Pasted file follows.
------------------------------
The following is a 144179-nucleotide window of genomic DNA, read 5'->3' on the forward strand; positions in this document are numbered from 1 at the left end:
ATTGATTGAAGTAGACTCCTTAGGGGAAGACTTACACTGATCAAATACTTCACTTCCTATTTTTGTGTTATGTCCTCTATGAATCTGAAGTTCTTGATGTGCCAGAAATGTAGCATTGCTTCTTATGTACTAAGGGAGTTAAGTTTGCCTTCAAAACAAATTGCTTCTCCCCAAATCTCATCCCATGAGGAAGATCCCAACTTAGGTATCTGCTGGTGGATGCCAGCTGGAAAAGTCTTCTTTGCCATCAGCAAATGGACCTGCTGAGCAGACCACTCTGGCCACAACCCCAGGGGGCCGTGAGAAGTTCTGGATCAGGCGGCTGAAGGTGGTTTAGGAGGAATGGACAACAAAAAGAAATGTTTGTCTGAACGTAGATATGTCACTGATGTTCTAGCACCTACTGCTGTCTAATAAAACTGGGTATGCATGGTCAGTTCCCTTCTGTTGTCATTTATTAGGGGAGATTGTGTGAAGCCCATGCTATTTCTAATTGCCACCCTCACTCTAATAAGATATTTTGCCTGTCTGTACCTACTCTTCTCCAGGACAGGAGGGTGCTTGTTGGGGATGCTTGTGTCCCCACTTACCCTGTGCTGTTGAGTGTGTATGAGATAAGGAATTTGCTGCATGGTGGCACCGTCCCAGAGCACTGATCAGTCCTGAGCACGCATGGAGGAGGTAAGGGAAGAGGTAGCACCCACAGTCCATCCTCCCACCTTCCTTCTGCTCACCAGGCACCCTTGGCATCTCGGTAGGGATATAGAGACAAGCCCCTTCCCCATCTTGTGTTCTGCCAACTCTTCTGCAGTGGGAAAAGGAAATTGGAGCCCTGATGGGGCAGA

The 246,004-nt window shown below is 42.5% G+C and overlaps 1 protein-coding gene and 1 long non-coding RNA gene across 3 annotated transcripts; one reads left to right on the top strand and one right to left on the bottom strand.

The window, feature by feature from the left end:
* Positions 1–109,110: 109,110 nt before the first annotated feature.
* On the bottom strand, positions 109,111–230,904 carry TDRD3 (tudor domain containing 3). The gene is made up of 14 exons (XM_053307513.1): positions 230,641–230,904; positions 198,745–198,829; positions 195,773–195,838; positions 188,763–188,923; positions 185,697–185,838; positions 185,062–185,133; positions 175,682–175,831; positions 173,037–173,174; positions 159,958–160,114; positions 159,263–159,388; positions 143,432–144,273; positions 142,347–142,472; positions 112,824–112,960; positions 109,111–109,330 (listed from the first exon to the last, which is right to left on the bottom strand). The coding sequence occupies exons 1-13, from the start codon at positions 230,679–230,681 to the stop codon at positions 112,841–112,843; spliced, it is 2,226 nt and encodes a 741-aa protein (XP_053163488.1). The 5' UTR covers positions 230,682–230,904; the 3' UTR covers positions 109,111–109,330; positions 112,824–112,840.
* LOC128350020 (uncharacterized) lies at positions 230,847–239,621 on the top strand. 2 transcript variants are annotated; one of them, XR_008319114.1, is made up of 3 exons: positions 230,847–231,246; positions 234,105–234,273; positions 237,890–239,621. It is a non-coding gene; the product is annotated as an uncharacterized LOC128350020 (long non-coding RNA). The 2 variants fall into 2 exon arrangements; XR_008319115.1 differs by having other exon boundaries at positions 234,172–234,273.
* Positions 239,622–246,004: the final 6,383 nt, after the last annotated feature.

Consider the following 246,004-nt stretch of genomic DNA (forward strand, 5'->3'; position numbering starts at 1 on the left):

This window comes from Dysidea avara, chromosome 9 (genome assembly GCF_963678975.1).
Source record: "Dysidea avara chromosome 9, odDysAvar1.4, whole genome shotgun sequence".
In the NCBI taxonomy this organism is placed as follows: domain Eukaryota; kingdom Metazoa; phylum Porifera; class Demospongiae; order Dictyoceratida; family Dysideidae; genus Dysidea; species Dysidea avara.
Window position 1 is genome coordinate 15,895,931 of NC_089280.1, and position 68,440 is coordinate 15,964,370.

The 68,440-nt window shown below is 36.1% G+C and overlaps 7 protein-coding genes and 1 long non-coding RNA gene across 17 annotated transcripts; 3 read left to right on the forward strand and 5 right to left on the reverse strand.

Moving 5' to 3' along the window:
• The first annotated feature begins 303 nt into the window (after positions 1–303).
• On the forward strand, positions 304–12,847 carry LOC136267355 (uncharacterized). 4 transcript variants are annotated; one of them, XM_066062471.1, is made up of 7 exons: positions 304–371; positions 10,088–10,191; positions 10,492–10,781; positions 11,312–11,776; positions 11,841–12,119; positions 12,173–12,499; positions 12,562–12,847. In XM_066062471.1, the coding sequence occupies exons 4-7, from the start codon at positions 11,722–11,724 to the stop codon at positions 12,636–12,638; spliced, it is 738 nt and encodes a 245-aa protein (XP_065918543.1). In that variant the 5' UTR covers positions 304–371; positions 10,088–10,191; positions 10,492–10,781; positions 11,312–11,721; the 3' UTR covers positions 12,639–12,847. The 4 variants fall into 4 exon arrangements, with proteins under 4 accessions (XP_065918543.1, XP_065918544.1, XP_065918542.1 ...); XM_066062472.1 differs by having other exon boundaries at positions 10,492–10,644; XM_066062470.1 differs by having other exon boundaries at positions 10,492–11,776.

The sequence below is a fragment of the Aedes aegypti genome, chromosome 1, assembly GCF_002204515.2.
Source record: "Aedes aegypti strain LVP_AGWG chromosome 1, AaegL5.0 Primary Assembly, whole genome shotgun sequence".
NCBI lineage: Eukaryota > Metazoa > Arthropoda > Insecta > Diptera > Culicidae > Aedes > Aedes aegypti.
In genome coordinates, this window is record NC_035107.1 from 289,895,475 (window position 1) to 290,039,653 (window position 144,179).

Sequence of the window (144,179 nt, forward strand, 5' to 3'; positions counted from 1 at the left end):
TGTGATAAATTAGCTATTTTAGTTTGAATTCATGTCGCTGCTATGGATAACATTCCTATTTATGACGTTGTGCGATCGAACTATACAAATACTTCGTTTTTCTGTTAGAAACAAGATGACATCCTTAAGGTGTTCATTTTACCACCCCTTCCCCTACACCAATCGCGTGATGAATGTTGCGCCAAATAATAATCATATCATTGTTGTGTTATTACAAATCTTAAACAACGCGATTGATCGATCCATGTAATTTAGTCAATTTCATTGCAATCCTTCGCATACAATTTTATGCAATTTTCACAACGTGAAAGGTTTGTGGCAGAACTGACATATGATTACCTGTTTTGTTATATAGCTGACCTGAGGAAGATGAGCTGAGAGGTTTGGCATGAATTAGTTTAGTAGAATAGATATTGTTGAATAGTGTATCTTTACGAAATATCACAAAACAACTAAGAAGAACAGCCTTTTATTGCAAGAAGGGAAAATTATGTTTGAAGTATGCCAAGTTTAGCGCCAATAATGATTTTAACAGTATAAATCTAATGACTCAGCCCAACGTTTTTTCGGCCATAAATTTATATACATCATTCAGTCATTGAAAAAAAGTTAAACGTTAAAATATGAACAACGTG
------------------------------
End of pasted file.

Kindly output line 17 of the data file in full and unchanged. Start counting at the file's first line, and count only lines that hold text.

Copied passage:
• On the forward strand, positions 304–12,847 carry LOC136267355 (uncharacterized). 4 transcript variants are annotated; one of them, XM_066062471.1, is made up of 7 exons: positions 304–371; positions 10,088–10,191; positions 10,492–10,781; positions 11,312–11,776; positions 11,841–12,119; positions 12,173–12,499; positions 12,562–12,847. In XM_066062471.1, the coding sequence occupies exons 4-7, from the start codon at positions 11,722–11,724 to the stop codon at positions 12,636–12,638; spliced, it is 738 nt and encodes a 245-aa protein (XP_065918543.1). In that variant the 5' UTR covers positions 304–371; positions 10,088–10,191; positions 10,492–10,781; positions 11,312–11,721; the 3' UTR covers positions 12,639–12,847. The 4 variants fall into 4 exon arrangements, with proteins under 4 accessions (XP_065918543.1, XP_065918544.1, XP_065918542.1 ...); XM_066062472.1 differs by having other exon boundaries at positions 10,492–10,644; XM_066062470.1 differs by having other exon boundaries at positions 10,492–11,776.